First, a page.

Art Controversy: The J. Paul Getty Museum
Agrees to Change Its Policy on the Purchase of Antiquities
10/26/2006 - In a recent art
controversy with Italian authorities, the J. Paul
Getty Museum has agreed to return disputed antiquities.
This art controversy has caused the Getty to change its
acquisition policy and only buy those works which have
been in the United States for at last 36 years or those
works legally exported.
This accords with rules designed to avoid art controversy
used by U.K museums in an effort to reduce the link between
museum sites and illegal antiquities traffic of looted
According to the Getty's new rules in resolving this art
controversy, legal exports are those leaving their home country
after Nov. 17, 1970 with proper documentation, an idea which
was first adopted by a U.N convention.
Former Getty curator, Marion True, embroiled in this art
controversy for more than a year, has been brought up for trial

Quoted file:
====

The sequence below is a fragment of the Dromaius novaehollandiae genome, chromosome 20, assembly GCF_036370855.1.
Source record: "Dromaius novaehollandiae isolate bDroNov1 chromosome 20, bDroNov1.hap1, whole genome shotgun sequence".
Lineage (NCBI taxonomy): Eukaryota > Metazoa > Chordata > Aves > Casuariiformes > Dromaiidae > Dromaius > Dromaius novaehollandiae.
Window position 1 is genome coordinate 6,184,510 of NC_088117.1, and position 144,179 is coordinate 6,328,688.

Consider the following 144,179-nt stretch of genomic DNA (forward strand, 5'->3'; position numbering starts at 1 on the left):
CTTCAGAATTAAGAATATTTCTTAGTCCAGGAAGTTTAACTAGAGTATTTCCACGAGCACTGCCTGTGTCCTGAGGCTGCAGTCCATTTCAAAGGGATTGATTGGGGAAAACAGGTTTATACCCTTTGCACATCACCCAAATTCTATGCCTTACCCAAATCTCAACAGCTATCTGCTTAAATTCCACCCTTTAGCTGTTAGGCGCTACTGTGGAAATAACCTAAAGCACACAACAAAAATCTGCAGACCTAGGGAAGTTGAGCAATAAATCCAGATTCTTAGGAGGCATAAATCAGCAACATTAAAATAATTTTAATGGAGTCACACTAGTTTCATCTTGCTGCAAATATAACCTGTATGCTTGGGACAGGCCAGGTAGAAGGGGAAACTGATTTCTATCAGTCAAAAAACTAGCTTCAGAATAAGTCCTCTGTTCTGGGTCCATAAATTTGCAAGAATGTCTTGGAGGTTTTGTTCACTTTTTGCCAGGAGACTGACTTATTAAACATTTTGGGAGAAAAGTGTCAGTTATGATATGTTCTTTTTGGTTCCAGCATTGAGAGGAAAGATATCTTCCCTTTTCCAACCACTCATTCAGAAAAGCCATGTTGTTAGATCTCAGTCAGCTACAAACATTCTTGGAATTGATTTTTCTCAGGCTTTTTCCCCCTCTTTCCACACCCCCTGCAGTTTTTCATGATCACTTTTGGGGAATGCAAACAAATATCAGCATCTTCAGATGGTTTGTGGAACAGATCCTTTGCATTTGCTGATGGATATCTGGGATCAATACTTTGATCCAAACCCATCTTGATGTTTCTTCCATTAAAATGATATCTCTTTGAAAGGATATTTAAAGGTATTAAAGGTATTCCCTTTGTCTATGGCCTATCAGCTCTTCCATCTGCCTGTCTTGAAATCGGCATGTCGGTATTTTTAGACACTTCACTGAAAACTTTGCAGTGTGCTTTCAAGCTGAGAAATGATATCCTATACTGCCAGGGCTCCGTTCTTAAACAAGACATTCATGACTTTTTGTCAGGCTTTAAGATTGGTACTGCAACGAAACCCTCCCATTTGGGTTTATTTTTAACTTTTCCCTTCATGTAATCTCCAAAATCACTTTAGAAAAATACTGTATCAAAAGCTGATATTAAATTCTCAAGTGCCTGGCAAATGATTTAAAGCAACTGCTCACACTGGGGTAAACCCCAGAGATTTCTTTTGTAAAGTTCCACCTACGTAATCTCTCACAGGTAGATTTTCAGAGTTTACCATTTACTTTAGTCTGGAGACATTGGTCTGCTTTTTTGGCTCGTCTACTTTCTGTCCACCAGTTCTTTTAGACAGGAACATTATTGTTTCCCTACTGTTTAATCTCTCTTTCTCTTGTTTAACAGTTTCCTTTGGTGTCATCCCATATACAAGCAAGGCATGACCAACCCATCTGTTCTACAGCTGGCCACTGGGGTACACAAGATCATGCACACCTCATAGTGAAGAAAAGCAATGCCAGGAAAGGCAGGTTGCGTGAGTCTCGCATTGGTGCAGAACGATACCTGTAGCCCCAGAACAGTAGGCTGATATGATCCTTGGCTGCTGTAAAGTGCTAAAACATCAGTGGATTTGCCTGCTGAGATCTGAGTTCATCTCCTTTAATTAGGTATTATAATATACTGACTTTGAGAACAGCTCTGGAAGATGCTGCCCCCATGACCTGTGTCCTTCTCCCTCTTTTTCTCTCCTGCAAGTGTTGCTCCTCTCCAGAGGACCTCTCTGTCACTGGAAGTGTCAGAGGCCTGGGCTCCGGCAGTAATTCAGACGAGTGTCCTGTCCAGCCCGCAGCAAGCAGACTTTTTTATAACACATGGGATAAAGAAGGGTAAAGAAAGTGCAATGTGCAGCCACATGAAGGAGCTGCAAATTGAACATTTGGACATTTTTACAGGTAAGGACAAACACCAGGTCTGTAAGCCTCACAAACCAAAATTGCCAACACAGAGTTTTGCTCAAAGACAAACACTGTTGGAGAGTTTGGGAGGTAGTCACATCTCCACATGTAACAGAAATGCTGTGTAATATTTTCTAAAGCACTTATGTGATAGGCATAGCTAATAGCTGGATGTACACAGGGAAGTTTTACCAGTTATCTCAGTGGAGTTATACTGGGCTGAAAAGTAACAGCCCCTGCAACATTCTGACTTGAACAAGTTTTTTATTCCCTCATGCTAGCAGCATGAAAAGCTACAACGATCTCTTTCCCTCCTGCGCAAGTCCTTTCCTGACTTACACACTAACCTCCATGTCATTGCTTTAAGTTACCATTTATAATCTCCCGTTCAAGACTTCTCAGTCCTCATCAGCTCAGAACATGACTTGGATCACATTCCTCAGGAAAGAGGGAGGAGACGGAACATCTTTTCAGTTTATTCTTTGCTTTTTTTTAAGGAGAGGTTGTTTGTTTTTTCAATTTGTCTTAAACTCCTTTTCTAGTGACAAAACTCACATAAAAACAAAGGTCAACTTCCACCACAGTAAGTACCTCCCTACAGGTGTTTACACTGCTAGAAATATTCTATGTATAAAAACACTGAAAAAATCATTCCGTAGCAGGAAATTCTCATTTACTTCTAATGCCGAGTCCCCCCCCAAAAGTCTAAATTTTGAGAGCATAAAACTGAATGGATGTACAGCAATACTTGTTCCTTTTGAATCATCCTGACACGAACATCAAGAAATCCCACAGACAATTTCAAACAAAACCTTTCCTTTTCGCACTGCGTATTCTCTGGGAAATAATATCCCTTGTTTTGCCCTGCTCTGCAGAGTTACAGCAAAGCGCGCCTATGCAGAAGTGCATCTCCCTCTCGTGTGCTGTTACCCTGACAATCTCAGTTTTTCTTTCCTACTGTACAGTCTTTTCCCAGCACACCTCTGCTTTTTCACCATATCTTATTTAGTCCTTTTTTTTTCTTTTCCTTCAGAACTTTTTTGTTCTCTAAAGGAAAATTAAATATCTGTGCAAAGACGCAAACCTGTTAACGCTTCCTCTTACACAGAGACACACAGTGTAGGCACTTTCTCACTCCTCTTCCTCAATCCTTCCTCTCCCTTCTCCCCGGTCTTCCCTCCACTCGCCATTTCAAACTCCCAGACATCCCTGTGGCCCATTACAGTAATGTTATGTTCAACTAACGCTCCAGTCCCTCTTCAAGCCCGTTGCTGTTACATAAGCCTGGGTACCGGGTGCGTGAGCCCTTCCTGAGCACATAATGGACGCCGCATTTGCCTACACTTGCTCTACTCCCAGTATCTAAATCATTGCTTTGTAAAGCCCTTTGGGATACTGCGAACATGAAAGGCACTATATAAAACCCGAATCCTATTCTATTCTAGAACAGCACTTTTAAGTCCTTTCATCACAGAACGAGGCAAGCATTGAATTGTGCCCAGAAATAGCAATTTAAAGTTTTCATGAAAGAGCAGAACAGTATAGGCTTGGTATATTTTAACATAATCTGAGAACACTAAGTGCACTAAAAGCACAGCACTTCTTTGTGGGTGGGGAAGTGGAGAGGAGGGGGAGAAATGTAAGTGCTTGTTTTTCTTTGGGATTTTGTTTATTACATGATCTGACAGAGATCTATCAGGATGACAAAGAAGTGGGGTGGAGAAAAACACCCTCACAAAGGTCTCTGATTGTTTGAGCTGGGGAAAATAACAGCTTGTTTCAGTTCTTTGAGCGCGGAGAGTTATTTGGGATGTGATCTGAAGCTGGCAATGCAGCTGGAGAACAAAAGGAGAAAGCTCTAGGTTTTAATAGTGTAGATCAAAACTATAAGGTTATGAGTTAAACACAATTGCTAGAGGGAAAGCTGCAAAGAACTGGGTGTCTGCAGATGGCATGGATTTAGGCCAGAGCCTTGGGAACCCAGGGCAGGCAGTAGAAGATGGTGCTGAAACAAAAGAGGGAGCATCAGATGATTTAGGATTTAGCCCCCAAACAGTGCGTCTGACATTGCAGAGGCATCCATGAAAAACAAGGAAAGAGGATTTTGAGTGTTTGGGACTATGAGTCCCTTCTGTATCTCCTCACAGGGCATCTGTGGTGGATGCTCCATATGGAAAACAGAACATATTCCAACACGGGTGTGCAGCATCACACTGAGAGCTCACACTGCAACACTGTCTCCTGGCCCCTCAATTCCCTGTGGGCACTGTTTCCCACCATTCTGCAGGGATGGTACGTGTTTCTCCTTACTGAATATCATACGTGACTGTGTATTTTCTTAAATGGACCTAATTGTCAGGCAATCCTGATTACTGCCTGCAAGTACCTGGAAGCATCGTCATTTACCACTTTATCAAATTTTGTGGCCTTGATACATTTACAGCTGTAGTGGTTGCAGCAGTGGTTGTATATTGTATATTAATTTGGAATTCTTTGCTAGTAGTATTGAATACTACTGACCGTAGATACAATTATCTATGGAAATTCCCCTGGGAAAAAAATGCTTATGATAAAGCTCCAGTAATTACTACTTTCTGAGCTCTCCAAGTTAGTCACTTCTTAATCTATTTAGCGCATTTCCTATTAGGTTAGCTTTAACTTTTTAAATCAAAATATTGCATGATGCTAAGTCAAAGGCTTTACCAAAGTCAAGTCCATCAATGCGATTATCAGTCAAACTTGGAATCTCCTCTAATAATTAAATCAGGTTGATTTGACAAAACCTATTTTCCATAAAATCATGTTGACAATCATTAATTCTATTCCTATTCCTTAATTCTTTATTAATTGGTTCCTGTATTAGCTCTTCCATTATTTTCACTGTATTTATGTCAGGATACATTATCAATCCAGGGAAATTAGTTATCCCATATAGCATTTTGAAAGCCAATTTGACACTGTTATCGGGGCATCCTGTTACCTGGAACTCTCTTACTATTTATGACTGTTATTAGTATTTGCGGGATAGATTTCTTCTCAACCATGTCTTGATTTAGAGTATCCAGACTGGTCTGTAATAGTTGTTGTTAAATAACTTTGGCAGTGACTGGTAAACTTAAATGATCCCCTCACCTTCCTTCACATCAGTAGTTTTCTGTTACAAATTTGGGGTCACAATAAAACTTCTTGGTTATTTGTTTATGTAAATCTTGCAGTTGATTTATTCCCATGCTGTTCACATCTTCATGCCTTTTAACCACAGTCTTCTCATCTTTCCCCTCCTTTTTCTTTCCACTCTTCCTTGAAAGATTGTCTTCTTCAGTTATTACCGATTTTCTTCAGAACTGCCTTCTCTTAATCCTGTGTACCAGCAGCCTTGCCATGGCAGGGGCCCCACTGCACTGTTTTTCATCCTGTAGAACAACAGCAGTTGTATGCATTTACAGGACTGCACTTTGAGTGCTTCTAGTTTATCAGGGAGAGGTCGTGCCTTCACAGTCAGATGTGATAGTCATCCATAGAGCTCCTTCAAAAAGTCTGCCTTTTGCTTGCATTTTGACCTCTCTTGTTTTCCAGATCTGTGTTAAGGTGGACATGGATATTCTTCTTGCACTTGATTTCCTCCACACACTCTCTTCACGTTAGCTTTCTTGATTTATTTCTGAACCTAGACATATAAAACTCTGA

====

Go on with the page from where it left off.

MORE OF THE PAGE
in Rome on charges that she obtained ancient art which was
illegal excavated for the museum. She denies the charges
claiming that she obtained them in good faith.
Art Controversy Over Euphronios Krater Resolved with its
Return to Italy
Like the Getty, the Metropolitan Museum has recently
resolved its own similar art controversy regarding illicit
antiquities when it returned the famous Euphronios
Krater to Italy last year. The Euphronios Krater
is a Greek red-figure vessel excavated in Italy for mixing
wine, and there are only 27 vessels by Euphronios known to
After an investigation into this art controversy, it was
determined that the Metropolitan had purchased the krater from
Robert Hecht, an antiquities dealer based in Rome, who in turn
had acquired it in 1972 from Giocomo Medici, an Italian dealer
convicted in 2006 of selling stolen artifacts.
Brenda Harness, Art Historian